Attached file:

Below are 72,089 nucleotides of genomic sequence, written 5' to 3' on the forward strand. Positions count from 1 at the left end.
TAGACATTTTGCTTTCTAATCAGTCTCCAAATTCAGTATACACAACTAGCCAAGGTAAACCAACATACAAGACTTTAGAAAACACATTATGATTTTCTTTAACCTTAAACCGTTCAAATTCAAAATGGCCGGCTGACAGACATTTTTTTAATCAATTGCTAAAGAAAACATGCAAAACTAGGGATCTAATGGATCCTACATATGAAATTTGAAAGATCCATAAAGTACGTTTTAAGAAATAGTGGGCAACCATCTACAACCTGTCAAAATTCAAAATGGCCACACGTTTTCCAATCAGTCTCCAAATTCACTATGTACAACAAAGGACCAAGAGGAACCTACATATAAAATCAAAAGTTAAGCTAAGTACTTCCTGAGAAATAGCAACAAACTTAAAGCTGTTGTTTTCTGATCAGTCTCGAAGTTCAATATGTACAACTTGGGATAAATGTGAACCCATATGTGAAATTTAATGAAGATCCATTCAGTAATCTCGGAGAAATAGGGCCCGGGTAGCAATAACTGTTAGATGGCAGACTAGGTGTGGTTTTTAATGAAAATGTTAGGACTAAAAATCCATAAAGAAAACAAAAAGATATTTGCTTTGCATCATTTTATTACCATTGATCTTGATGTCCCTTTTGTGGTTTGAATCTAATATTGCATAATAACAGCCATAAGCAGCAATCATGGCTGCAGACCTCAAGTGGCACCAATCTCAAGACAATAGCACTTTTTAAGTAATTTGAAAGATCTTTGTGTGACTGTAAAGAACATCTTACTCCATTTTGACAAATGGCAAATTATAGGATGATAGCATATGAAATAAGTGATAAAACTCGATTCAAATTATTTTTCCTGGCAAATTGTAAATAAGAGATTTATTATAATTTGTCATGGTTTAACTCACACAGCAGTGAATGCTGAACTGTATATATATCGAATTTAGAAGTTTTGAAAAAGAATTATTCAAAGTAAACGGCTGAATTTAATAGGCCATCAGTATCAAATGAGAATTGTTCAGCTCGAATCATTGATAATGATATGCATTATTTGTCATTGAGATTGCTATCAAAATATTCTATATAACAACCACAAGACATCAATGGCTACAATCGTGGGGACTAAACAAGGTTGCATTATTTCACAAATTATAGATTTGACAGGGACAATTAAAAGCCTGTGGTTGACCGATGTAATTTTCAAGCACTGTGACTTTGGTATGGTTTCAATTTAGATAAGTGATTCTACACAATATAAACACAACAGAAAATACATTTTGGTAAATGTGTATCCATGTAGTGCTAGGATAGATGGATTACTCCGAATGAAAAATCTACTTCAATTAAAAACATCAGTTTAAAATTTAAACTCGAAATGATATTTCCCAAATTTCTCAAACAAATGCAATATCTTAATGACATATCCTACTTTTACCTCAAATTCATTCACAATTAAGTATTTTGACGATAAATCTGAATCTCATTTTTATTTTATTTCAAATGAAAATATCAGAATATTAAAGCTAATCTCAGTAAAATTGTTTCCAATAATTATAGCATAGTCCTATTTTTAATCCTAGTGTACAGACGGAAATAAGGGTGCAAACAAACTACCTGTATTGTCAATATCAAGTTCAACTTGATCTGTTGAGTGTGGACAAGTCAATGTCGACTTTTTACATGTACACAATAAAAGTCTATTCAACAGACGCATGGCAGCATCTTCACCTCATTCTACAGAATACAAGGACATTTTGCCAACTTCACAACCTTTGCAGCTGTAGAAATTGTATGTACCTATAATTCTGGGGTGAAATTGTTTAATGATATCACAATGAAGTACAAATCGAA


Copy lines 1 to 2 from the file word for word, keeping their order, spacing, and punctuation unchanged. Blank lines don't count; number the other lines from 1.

Below are 72,089 nucleotides of genomic sequence, written 5' to 3' on the forward strand. Positions count from 1 at the left end.
TAGACATTTTGCTTTCTAATCAGTCTCCAAATTCAGTATACACAACTAGCCAAGGTAAACCAACATACAAGACTTTAGAAAACACATTATGATTTTCTTTAACCTTAAACCGTTCAAATTCAAAATGGCCGGCTGACAGACATTTTTTTAATCAATTGCTAAAGAAAACATGCAAAACTAGGGATCTAATGGATCCTACATATGAAATTTGAAAGATCCATAAAGTACGTTTTAAGAAATAGTGGGCAACCATCTACAACCTGTCAAAATTCAAAATGGCCACACGTTTTCCAATCAGTCTCCAAATTCACTATGTACAACAAAGGACCAAGAGGAACCTACATATAAAATCAAAAGTTAAGCTAAGTACTTCCTGAGAAATAGCAACAAACTTAAAGCTGTTGTTTTCTGATCAGTCTCGAAGTTCAATATGTACAACTTGGGATAAATGTGAACCCATATGTGAAATTTAATGAAGATCCATTCAGTAATCTCGGAGAAATAGGGCCCGGGTAGCAATAACTGTTAGATGGCAGACTAGGTGTGGTTTTTAATGAAAATGTTAGGACTAAAAATCCATAAAGAAAACAAAAAGATATTTGCTTTGCATCATTTTATTACCATTGATCTTGATGTCCCTTTTGTGGTTTGAATCTAATATTGCATAATAACAGCCATAAGCAGCAATCATGGCTGCAGACCTCAAGTGGCACCAATCTCAAGACAATAGCACTTTTTAAGTAATTTGAAAGATCTTTGTGTGACTGTAAAGAACATCTTACTCCATTTTGACAAATGGCAAATTATAGGATGATAGCATATGAAATAAGTGATAAAACTCGATTCAAATTATTTTTCCTGGCAAATTGTAAATAAGAGATTTATTATAATTTGTCATGGTTTAACTCACACAGCAGTGAATGCTGAACTGTATATATATCGAATTTAGAAGTTTTGAAAAAGAATTATTCAAAGTAAACGGCTGAATTTAATAGGCCATCAGTATCAAATGAGAATTGTTCAGCTCGAATCATTGATAATGATATGCATTATTTGTCATTGAGATTGCTATCAAAATATTCTATATAACAACCACAAGACATCAATGGCTACAATCGTGGGGACTAAACAAGGTTGCATTATTTCACAAATTATAGATTTGACAGGGACAATTAAAAGCCTGTGGTTGACCGATGTAATTTTCAAGCACTGTGACTTTGGTATGGTTTCAATTTAGATAAGTGATTCTACACAATATAAACACAACAGAAAATACATTTTGGTAAATGTGTATCCATGTAGTGCTAGGATAGATGGATTACTCCGAATGAAAAATCTACTTCAATTAAAAACATCAGTTTAAAATTTAAACTCGAAATGATATTTCCCAAATTTCTCAAACAAATGCAATATCTTAATGACATATCCTACTTTTACCTCAAATTCATTCACAATTAAGTATTTTGACGATAAATCTGAATCTCATTTTTATTTTATTTCAAATGAAAATATCAGAATATTAAAGCTAATCTCAGTAAAATTGTTTCCAATAATTATAGCATAGTCCTATTTTTAATCCTAGTGTACAGACGGAAATAAGGGTGCAAACAAACTACCTGTATTGTCAATATCAAGTTCAACTTGATCTGTTGAGTGTGGACAAGTCAATGTCGACTTTTTACATGTACACAATAAAAGTCTATTCAACAGACGCATGGCAGCATCTTCACCTCATTCTACAGAATACAAGGACATTTTGCCAACTTCACAACCTTTGCAGCTGTAGAAATTGTATGTACCTATAATTCTGGGGTGAAATTGTTTAATGATATCACAATGAAGTACAAATCGAA